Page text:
+Global before blocks get run before local ones. Global after blocks get run
+after local ones.
+
+You can also specify that a before or after block should only be weaved into
+certain behaviours, in a similar way to how global includes are declared:
+
+TODO: mention behavior in rspec-rails where you can't access the stuff that
+Rails sets up in global before hooks.
+
+<% coderay do -%>
+RSpec.configure do |config|
+ config.before(:each, :type => :controller) do
+ login_aslak
+ end
end
<% end -%>
-<b>Warning</b>: The use of <code>before(:all)</code> and <code>after(:all)</code> is generally discouraged because it introduces dependencies between the Examples. Still, it might prove useful for very expensive operations if you know what you are doing.
+### errors in before and after hooks
+
+If a before hook raises an error, none of the following before hooks (if any)
+or the example itself will get run. If an after hook raises an error, the
+remaining ones will still be run.
+
+### <div class="warning">WARNING about `before(:all)` and `after(:all)`</div>
+
+It is very tempting to use before(:all) and after(:all) for situations in which
+it is not appropriate. before(:all) shares some (not all) state across multiple
+examples. This means that the examples become bound together, which is an
+absolute no-no in testing. We recommend that you only use before(:all) to set
+up things that are global collaborators but not the things that you are
+describing in the examples.
+
+The most common cases of abuse are database access and/or fixture setup. Every
+example that accesses the database should start with a clean slate, otherwise
+the examples become brittle and start to lose their value with false negatives
+and, worse, false positives.
-h2. Helper Methods
+## helper methods
You can write helper methods directly within an Example Group:
@@ -92,7 +235,7 @@ You can write helper methods directly within an Example Group:
end
<% end -%>
-h2. Reusable Helper Methods
+## sharing helper methods
You can include helper methods in multiple ExampleGroups by expressing them within a module, and then including that module in your ExampleGroup:
@@ -115,7 +258,47 @@ describe "A new account" do
end
<% end -%>
-h2. Shared Example Groups
+## pending examples
+
+There are three ways to mark an example as "pending."
+
+### use `it` without a block
+
+<% coderay do -%>
+it "should say foo"
+<% end -%>
+
+The example does not get run and the output says `PENDING (Not Yet
+Implemented)`.
+
+### add `pending` to the example
+
+<% coderay do -%>
+it "should say foo" do
+ pending("get the vocal chords working")
+ subject.should say("foo")
+end
+<% end -%>
+
+The code after the `pending` statement does not get run, and output says
+`PENDING (get the vocal chords working)`.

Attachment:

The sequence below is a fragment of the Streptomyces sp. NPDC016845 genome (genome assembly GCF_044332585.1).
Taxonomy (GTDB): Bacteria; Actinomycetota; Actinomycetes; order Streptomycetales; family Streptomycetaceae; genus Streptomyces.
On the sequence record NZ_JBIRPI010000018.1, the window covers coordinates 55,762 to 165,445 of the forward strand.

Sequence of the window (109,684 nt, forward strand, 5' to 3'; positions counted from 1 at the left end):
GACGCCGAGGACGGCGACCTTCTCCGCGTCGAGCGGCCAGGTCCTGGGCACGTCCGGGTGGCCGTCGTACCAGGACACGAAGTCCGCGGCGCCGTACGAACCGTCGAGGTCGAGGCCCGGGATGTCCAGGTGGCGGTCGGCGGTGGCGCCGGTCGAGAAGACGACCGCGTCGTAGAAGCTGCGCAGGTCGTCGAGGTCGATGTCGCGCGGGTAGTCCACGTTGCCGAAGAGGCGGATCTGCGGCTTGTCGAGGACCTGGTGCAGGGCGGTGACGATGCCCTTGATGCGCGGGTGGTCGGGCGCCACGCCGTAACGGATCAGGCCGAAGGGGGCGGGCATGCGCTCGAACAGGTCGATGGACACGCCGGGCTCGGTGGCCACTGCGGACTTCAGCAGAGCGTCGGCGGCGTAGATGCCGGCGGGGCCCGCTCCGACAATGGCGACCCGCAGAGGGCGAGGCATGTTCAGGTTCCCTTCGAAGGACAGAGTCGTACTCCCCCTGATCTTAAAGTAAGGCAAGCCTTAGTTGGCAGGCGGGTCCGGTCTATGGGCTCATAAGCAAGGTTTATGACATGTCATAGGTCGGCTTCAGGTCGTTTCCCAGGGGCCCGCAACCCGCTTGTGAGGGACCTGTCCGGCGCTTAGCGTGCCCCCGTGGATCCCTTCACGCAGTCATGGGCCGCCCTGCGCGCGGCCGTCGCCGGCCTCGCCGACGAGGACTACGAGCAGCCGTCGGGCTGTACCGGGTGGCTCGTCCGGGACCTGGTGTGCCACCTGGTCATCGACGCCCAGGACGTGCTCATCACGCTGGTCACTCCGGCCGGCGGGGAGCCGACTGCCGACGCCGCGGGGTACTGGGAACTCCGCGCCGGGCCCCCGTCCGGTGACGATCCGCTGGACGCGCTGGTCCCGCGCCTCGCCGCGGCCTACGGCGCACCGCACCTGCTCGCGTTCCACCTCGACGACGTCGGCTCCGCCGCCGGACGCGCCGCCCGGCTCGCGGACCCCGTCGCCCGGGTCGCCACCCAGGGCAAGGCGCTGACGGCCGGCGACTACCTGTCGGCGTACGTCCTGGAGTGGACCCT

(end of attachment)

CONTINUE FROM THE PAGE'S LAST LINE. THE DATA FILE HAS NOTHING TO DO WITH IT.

+
+### add `pending` to the example, with a block
+
+<% coderay do -%>
+it "should say foo" do
+ pending("get the vocal chords working") do
+ subject.should say("foo")
+ end
+end
+<% end -%>
+
+The code in the block _does_ get run. If the block results in any failed
+expectations or other errors, the example is reported as `PENDING (get the
+vocal chords working)`. If there are no failures or errors, the example fails,
+telling you to it is `FIXED`.
+
+## shared example groups
You can create shared example groups and include those groups into other groups.
@@ -131,7 +314,7 @@ end
<% end -%>
then when you need define the behavior for the Large and Small editions,
-reference the shared behavior using the <code>it_should_behave_like()</code>
+reference the shared behavior using the `it_should_behave_like`
method.
<% coderay do -%>describe "SmallEdition" do
@@ -149,7 +332,7 @@ describe "LargeEdition" do
end
<% end -%>
-<code>it_should_behave_like</code> will search for an ExampleGroup by its
+`it_should_behave_like` will search for an ExampleGroup by its
description string, in this case, "all editions"
All of the following are included from a shared group:
@@ -201,37 +384,3 @@ Officer
- should be optionable
<% end -%>
-h2. Pending Examples
-
-There are three ways to mark an example as "pending."
-
-h3. Leave out the block:
-
-<% coderay do -%>
-it "should say foo"
-<% end -%>
-
-The output will say PENDING (Not Yet Implemented).
-
-h3. Use the pending method with no block:
-
-<% coderay do -%>
-it "should say foo" do
- pending("get the vocal chords working")
- subject.should say("foo")
-end
-<% end -%>
-
-The output will say PENDING (get the vocal chords working).
-
-h3. Use the pending method with a block:
-
-<% coderay do -%>
-it "should say foo" do
- pending("get the vocal chords working") do
- subject.should say("foo")
- end
-end
-<% end -%>
-
-The output will say PENDING (get the vocal chords working), and the example will fail telling you to it is FIXED as soon as the body of the block raises no errors.